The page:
Music education students are musicians who desire to teach other people about music. They demonstrate a commitment to understanding the nature of music and the practices involved in being a performer whether as a soloist or an ensemble member. They are adaptive, resourceful and must demonstrate their knowledge and understanding of music, the nature of the learner and the materials and methods from which they work. The music teacher faces many demands musically, yet the profession is rewarding for those who want to work in the field.
Armstrong's Bachelor of Music Education degree offers a broad-based curriculum with a strong and relevant content for undergraduates desiring certification as P-12 music teachers in band, choral and elementary music.
The academic components of the degree compel the student to acquire knowledge in music subject areas, such as theory, history and literature.
The performance component of our degree prepares the student with acceptable solo and ensemble performance skills on one primary instrument (brass, guitar, percussion, piano, string, voice or woodwinds) and functional piano skills. Music education students enjoy ample opportunity to regularly perform alongside performance majors in ensemble concerts and chamber recitals in our beautifully renovated Fine Arts Auditorium.
The music education component provides the student with a well-rounded foundation and experience in the methodology of teaching music in grades P-12 (e.g., elementary and general music methods, conducting).
The primary career of a music educator is teaching band, choral, orchestra and/or general music at the elementary, middle and high school levels. Our music education graduates have had excellent success finding jobs in various areas of Georgia.
Employment for music educators is available widely throughout Chatham County and in rapidly growing school systems in adjacent Bryan, Liberty and Effingham counties, as well as in nearby South Carolina. Additionally, there are many private schools in the area that employ both full- and part-time music teachers. Besides these primary career positions, jobs are available with institutions such as day care centers, music camps and churches. Positions in outlying areas are commonly easier to find than in urban areas such as Savannah. Salaries generally begin around $33,000 and go beyond $45,000 for candidates with experience and higher degrees. Median salaries are in the $50,000-$60,000 range.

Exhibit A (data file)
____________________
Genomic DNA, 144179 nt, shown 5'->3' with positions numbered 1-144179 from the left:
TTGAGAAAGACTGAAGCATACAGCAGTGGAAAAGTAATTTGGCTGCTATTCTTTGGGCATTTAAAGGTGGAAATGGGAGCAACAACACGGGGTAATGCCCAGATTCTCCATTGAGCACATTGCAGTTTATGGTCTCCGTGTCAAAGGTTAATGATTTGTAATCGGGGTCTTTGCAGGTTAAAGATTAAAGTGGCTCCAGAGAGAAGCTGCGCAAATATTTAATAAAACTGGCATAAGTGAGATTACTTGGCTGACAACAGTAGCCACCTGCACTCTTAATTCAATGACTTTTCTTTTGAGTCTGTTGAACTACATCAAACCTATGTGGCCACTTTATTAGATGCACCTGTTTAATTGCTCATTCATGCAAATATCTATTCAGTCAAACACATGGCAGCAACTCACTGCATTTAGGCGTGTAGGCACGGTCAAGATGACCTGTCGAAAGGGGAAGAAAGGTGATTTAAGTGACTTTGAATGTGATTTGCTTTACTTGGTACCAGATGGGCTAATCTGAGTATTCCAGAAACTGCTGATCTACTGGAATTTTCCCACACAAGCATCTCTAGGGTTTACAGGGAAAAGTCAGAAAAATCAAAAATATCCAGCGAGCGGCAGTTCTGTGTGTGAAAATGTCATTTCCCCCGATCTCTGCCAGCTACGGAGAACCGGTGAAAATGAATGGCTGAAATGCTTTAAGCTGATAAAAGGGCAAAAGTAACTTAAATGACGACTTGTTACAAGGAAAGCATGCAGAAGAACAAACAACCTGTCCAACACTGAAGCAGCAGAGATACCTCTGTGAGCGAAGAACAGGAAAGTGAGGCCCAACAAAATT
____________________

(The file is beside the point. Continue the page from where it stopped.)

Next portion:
In our degree program, small classes, individual private instruction, outstanding ensembles and dedicated music educators promote numerous opportunities for learning. The Armstrong student chapter of the National Association for Music Education (NAfME), coupled with opportunities for volunteer work in public and private schools, provide important experience in music education activities.
Our active NAfME chapter creates the initial network for many students to interact, form friendships with peers and meet music education leaders on the state and national levels. Armstrong Music Education students develop and nurture career-long personal and professional networks through NAfME, Georgia Music Educators Association (GMEA) and Georgia Music Teachers Association (GMTA). Armstrong hosts numerous GMEA and GMTA events annually to facilitate student introduction to these important professional affiliation organizations.
Course of Study
All music education majors complete the following minimum requirements: 22 hours in applied music, functional piano, and solo and ensemble performance (including a graduation recital), 20 hours of music theory and history, four hours of conducting and 19 hours of music education pedagogy. In addition, each student completes one of the following track options: choral, instrumental or general music emphasis. Each track requires additional hours of music, specialty and pedagogical courses. Beyond the music and music education requirements, students must complete a professional education sequence of 14 semester hours of education classes and 13 hours of internships/student teaching.
Each student must also be admitted to the formal teacher education program. A minimum grade point average of 2.5 is required for admission and must be maintained to remain in the teacher education program. Before graduation, the student must take the GACE II Exam to complete the requirement for initial teacher certification in music education.
Music Program's Basic Formula for Calculating Credit Hours for Ensembles and Lecture/Lab Classes
Music Ensembles are considered lab courses and credit is awarded as follows:
Small ensembles earn one semester hour credit and requires 1500 minutes of lab time. Small ensembles meet 50 minutes twice a week for 15 weeks.
Large ensembles earn one semester hour credit and requires 2250 minutes of lab time. Large ensembles meet 50 minutes three times a week for 15 weeks.
Lecture/Lab Classes are awarded one semester hour credit for two hours of contact. They include keyboard classes, aural skills classes, class voice, class piano, and selected methods classes.